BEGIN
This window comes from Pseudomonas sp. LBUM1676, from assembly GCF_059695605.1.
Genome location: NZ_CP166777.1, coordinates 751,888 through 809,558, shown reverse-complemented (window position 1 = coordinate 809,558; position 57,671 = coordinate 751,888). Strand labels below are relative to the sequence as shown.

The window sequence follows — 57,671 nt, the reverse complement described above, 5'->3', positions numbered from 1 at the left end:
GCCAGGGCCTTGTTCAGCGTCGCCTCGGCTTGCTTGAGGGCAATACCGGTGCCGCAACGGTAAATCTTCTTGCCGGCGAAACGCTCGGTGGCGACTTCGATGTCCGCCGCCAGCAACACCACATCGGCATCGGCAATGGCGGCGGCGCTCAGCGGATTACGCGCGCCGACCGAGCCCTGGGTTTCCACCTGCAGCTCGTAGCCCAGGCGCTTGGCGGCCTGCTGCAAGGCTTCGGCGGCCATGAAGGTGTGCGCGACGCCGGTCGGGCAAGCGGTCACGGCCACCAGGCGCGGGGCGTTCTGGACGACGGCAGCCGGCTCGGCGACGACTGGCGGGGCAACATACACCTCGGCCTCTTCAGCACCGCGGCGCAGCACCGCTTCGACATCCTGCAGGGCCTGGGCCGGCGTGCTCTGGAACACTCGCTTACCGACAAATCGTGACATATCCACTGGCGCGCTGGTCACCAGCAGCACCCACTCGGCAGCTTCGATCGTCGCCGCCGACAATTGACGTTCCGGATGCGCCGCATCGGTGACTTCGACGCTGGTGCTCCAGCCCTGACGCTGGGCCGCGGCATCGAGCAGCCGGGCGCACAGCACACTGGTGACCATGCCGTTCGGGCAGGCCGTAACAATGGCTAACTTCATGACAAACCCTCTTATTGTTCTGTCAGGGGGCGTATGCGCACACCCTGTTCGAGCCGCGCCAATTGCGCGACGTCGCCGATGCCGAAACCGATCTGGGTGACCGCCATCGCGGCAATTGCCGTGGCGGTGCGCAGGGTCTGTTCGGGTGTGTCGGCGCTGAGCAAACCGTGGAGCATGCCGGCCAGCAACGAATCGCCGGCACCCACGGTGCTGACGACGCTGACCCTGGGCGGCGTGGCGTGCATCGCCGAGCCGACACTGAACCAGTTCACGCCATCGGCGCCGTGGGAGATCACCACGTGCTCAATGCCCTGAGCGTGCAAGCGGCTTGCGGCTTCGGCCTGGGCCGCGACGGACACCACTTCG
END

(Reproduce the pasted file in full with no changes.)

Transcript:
This window comes from Pseudomonas sp. LBUM1676, from assembly GCF_059695605.1.
Genome location: NZ_CP166777.1, coordinates 751,888 through 809,558, shown reverse-complemented (window position 1 = coordinate 809,558; position 57,671 = coordinate 751,888). Strand labels below are relative to the sequence as shown.

The window sequence follows — 57,671 nt, the reverse complement described above, 5'->3', positions numbered from 1 at the left end:
GCCAGGGCCTTGTTCAGCGTCGCCTCGGCTTGCTTGAGGGCAATACCGGTGCCGCAACGGTAAATCTTCTTGCCGGCGAAACGCTCGGTGGCGACTTCGATGTCCGCCGCCAGCAACACCACATCGGCATCGGCAATGGCGGCGGCGCTCAGCGGATTACGCGCGCCGACCGAGCCCTGGGTTTCCACCTGCAGCTCGTAGCCCAGGCGCTTGGCGGCCTGCTGCAAGGCTTCGGCGGCCATGAAGGTGTGCGCGACGCCGGTCGGGCAAGCGGTCACGGCCACCAGGCGCGGGGCGTTCTGGACGACGGCAGCCGGCTCGGCGACGACTGGCGGGGCAACATACACCTCGGCCTCTTCAGCACCGCGGCGCAGCACCGCTTCGACATCCTGCAGGGCCTGGGCCGGCGTGCTCTGGAACACTCGCTTACCGACAAATCGTGACATATCCACTGGCGCGCTGGTCACCAGCAGCACCCACTCGGCAGCTTCGATCGTCGCCGCCGACAATTGACGTTCCGGATGCGCCGCATCGGTGACTTCGACGCTGGTGCTCCAGCCCTGACGCTGGGCCGCGGCATCGAGCAGCCGGGCGCACAGCACACTGGTGACCATGCCGTTCGGGCAGGCCGTAACAATGGCTAACTTCATGACAAACCCTCTTATTGTTCTGTCAGGGGGCGTATGCGCACACCCTGTTCGAGCCGCGCCAATTGCGCGACGTCGCCGATGCCGAAACCGATCTGGGTGACCGCCATCGCGGCAATTGCCGTGGCGGTGCGCAGGGTCTGTTCGGGTGTGTCGGCGCTGAGCAAACCGTGGAGCATGCCGGCCAGCAACGAATCGCCGGCACCCACGGTGCTGACGACGCTGACCCTGGGCGGCGTGGCGTGCATCGCCGAGCCGACACTGAACCAGTTCACGCCATCGGCGCCGTGGGAGATCACCACGTGCTCAATGCCCTGAGCGTGCAAGCGGCTTGCGGCTTCGGCCTGGGCCGCGACGGACACCACTTCG